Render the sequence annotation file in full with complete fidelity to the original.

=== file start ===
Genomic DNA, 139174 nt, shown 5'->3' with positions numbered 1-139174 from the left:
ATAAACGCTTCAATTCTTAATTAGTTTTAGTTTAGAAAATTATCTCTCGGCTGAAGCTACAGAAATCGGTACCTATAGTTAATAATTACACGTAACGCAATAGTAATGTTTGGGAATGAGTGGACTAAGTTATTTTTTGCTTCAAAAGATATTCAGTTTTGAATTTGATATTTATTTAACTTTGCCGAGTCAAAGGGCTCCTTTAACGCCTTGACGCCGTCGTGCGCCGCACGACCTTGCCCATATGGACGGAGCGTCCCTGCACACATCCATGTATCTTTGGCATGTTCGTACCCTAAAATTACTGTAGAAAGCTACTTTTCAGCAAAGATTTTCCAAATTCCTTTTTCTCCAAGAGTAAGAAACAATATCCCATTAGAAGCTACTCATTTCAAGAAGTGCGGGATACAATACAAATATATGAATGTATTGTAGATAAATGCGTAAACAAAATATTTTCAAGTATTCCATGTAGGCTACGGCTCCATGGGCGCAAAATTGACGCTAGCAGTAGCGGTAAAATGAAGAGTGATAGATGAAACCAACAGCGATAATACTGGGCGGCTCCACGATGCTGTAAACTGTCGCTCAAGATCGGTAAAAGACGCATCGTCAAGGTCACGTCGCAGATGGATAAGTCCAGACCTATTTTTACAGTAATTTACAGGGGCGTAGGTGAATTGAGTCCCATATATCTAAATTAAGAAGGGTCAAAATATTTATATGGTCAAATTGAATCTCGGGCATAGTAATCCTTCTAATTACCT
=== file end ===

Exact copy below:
Genomic DNA, 139174 nt, shown 5'->3' with positions numbered 1-139174 from the left:
ATAAACGCTTCAATTCTTAATTAGTTTTAGTTTAGAAAATTATCTCTCGGCTGAAGCTACAGAAATCGGTACCTATAGTTAATAATTACACGTAACGCAATAGTAATGTTTGGGAATGAGTGGACTAAGTTATTTTTTGCTTCAAAAGATATTCAGTTTTGAATTTGATATTTATTTAACTTTGCCGAGTCAAAGGGCTCCTTTAACGCCTTGACGCCGTCGTGCGCCGCACGACCTTGCCCATATGGACGGAGCGTCCCTGCACACATCCATGTATCTTTGGCATGTTCGTACCCTAAAATTACTGTAGAAAGCTACTTTTCAGCAAAGATTTTCCAAATTCCTTTTTCTCCAAGAGTAAGAAACAATATCCCATTAGAAGCTACTCATTTCAAGAAGTGCGGGATACAATACAAATATATGAATGTATTGTAGATAAATGCGTAAACAAAATATTTTCAAGTATTCCATGTAGGCTACGGCTCCATGGGCGCAAAATTGACGCTAGCAGTAGCGGTAAAATGAAGAGTGATAGATGAAACCAACAGCGATAATACTGGGCGGCTCCACGATGCTGTAAACTGTCGCTCAAGATCGGTAAAAGACGCATCGTCAAGGTCACGTCGCAGATGGATAAGTCCAGACCTATTTTTACAGTAATTTACAGGGGCGTAGGTGAATTGAGTCCCATATATCTAAATTAAGAAGGGTCAAAATATTTATATGGTCAAATTGAATCTCGGGCATAGTAATCCTTCTAATTACCT